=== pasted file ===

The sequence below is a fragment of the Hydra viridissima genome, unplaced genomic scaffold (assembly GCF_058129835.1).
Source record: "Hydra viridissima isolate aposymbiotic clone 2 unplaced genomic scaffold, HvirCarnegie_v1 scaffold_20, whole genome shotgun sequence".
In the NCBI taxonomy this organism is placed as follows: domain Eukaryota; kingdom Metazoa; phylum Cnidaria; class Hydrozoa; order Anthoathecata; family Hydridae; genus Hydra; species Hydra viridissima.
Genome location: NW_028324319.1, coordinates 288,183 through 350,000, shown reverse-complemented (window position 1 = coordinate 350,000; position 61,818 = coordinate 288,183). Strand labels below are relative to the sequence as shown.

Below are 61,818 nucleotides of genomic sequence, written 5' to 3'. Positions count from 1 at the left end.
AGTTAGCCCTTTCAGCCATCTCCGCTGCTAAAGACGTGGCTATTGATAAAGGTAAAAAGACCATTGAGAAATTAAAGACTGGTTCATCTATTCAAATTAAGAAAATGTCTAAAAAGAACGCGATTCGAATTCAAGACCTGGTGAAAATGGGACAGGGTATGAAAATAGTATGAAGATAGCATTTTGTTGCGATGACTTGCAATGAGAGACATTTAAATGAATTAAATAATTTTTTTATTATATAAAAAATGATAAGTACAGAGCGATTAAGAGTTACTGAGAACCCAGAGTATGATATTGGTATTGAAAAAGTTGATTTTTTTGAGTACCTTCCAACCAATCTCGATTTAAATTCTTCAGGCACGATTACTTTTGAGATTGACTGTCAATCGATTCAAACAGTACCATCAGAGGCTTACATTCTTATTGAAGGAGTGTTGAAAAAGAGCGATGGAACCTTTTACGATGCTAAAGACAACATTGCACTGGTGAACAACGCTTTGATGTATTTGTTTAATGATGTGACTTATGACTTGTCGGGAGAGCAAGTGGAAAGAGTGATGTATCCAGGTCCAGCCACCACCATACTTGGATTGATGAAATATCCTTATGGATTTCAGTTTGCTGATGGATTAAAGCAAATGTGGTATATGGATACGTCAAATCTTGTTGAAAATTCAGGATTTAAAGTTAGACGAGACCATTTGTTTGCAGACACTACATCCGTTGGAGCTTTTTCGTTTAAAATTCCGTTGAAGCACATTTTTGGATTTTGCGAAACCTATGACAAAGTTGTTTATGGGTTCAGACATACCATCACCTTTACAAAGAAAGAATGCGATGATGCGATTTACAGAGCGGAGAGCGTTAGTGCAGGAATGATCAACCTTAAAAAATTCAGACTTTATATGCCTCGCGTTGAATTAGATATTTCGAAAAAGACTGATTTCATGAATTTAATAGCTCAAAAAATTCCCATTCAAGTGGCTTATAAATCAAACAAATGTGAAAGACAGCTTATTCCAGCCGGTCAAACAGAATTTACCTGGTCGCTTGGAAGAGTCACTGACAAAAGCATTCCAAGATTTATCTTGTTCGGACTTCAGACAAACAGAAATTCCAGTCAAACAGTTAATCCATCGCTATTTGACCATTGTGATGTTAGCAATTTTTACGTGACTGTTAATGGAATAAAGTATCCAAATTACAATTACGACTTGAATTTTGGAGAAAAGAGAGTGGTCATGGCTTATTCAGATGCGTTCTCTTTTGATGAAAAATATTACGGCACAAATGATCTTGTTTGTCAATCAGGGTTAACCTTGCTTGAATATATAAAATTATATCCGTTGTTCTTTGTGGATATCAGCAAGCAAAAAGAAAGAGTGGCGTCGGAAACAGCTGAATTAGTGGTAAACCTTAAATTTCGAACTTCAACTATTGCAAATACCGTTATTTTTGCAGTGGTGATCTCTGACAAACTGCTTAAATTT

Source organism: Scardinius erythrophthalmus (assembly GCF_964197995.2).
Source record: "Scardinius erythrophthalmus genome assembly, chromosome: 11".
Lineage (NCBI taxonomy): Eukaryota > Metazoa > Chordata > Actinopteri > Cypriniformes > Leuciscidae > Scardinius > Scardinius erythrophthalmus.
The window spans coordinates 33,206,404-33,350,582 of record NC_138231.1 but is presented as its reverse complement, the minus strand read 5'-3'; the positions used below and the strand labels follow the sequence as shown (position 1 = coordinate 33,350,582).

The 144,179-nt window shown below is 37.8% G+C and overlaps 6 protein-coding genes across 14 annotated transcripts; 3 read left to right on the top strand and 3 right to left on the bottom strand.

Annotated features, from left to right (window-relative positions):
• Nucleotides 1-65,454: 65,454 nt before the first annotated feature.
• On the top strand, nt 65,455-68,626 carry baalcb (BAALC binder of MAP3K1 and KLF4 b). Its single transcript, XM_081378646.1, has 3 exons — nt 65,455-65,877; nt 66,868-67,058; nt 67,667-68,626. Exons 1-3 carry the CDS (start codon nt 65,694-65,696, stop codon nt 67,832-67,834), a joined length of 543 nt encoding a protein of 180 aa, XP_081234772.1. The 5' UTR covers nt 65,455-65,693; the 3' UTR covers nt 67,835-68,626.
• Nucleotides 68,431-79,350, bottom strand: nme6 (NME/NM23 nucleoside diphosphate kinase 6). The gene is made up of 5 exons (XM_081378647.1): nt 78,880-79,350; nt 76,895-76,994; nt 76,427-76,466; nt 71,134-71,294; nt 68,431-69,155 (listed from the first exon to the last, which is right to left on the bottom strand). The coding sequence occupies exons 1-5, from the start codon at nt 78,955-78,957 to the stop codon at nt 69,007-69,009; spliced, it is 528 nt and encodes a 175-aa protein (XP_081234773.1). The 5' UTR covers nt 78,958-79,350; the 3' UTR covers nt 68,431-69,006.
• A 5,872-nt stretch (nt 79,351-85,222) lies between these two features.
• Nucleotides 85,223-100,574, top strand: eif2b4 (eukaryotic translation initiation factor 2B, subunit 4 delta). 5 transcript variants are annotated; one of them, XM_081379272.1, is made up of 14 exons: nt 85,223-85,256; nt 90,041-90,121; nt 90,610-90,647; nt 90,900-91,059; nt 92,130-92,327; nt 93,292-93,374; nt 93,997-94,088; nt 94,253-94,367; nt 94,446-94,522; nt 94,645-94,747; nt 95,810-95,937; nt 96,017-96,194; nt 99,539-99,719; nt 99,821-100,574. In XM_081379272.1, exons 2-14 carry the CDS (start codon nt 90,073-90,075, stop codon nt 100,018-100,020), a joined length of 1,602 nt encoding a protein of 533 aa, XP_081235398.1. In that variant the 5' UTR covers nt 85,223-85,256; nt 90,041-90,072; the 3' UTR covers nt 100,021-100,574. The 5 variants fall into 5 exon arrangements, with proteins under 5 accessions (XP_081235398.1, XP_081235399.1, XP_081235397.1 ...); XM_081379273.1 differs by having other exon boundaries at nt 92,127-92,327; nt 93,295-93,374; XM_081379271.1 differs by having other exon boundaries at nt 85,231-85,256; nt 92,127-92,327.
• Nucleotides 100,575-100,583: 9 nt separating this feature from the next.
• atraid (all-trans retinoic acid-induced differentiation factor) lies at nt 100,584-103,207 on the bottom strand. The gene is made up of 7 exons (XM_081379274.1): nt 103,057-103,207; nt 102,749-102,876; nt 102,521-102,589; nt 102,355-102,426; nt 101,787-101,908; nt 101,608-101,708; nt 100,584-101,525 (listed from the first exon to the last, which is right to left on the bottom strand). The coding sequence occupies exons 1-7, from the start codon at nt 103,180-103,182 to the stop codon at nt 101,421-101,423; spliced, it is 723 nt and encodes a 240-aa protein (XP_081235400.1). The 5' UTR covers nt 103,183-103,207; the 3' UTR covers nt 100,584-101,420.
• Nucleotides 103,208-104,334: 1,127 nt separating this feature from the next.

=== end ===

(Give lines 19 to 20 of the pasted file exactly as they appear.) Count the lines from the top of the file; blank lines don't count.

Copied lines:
• atraid (all-trans retinoic acid-induced differentiation factor) lies at nt 100,584-103,207 on the bottom strand. The gene is made up of 7 exons (XM_081379274.1): nt 103,057-103,207; nt 102,749-102,876; nt 102,521-102,589; nt 102,355-102,426; nt 101,787-101,908; nt 101,608-101,708; nt 100,584-101,525 (listed from the first exon to the last, which is right to left on the bottom strand). The coding sequence occupies exons 1-7, from the start codon at nt 103,180-103,182 to the stop codon at nt 101,421-101,423; spliced, it is 723 nt and encodes a 240-aa protein (XP_081235400.1). The 5' UTR covers nt 103,183-103,207; the 3' UTR covers nt 100,584-101,420.
• Nucleotides 103,208-104,334: 1,127 nt separating this feature from the next.